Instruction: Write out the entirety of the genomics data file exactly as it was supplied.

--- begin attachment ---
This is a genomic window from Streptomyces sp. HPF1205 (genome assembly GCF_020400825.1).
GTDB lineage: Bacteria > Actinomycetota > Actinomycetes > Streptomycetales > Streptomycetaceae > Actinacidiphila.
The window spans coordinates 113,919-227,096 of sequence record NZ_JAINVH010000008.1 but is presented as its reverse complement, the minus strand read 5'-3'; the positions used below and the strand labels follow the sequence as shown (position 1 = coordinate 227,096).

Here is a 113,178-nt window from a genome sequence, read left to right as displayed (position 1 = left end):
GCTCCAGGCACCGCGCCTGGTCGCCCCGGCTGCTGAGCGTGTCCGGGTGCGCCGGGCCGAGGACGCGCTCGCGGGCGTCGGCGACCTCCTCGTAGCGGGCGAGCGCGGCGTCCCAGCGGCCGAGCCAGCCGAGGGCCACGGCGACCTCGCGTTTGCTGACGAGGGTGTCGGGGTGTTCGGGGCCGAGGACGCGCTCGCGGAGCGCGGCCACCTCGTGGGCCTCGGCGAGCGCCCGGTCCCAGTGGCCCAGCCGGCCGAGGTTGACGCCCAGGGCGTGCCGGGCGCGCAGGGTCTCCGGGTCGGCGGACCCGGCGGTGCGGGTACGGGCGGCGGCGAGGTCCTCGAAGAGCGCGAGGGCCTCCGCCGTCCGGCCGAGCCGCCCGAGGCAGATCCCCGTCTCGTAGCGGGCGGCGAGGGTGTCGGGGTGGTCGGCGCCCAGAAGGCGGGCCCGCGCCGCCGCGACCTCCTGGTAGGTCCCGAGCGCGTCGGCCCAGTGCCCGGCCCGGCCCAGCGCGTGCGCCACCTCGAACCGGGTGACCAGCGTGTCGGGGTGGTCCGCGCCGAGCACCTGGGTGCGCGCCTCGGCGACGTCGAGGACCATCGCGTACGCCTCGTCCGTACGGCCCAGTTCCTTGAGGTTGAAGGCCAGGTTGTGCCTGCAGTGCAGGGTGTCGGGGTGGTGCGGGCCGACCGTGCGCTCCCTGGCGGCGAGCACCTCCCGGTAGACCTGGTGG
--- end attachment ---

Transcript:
This is a genomic window from Streptomyces sp. HPF1205 (genome assembly GCF_020400825.1).
GTDB lineage: Bacteria > Actinomycetota > Actinomycetes > Streptomycetales > Streptomycetaceae > Actinacidiphila.
The window spans coordinates 113,919-227,096 of sequence record NZ_JAINVH010000008.1 but is presented as its reverse complement, the minus strand read 5'-3'; the positions used below and the strand labels follow the sequence as shown (position 1 = coordinate 227,096).

Here is a 113,178-nt window from a genome sequence, read left to right as displayed (position 1 = left end):
GCTCCAGGCACCGCGCCTGGTCGCCCCGGCTGCTGAGCGTGTCCGGGTGCGCCGGGCCGAGGACGCGCTCGCGGGCGTCGGCGACCTCCTCGTAGCGGGCGAGCGCGGCGTCCCAGCGGCCGAGCCAGCCGAGGGCCACGGCGACCTCGCGTTTGCTGACGAGGGTGTCGGGGTGTTCGGGGCCGAGGACGCGCTCGCGGAGCGCGGCCACCTCGTGGGCCTCGGCGAGCGCCCGGTCCCAGTGGCCCAGCCGGCCGAGGTTGACGCCCAGGGCGTGCCGGGCGCGCAGGGTCTCCGGGTCGGCGGACCCGGCGGTGCGGGTACGGGCGGCGGCGAGGTCCTCGAAGAGCGCGAGGGCCTCCGCCGTCCGGCCGAGCCGCCCGAGGCAGATCCCCGTCTCGTAGCGGGCGGCGAGGGTGTCGGGGTGGTCGGCGCCCAGAAGGCGGGCCCGCGCCGCCGCGACCTCCTGGTAGGTCCCGAGCGCGTCGGCCCAGTGCCCGGCCCGGCCCAGCGCGTGCGCCACCTCGAACCGGGTGACCAGCGTGTCGGGGTGGTCCGCGCCGAGCACCTGGGTGCGCGCCTCGGCGACGTCGAGGACCATCGCGTACGCCTCGTCCGTACGGCCCAGTTCCTTGAGGTTGAAGGCCAGGTTGTGCCTGCAGTGCAGGGTGTCGGGGTGGTGCGGGCCGACCGTGCGCTCCCTGGCGGCGAGCACCTCCCGGTAGACCTGGTGG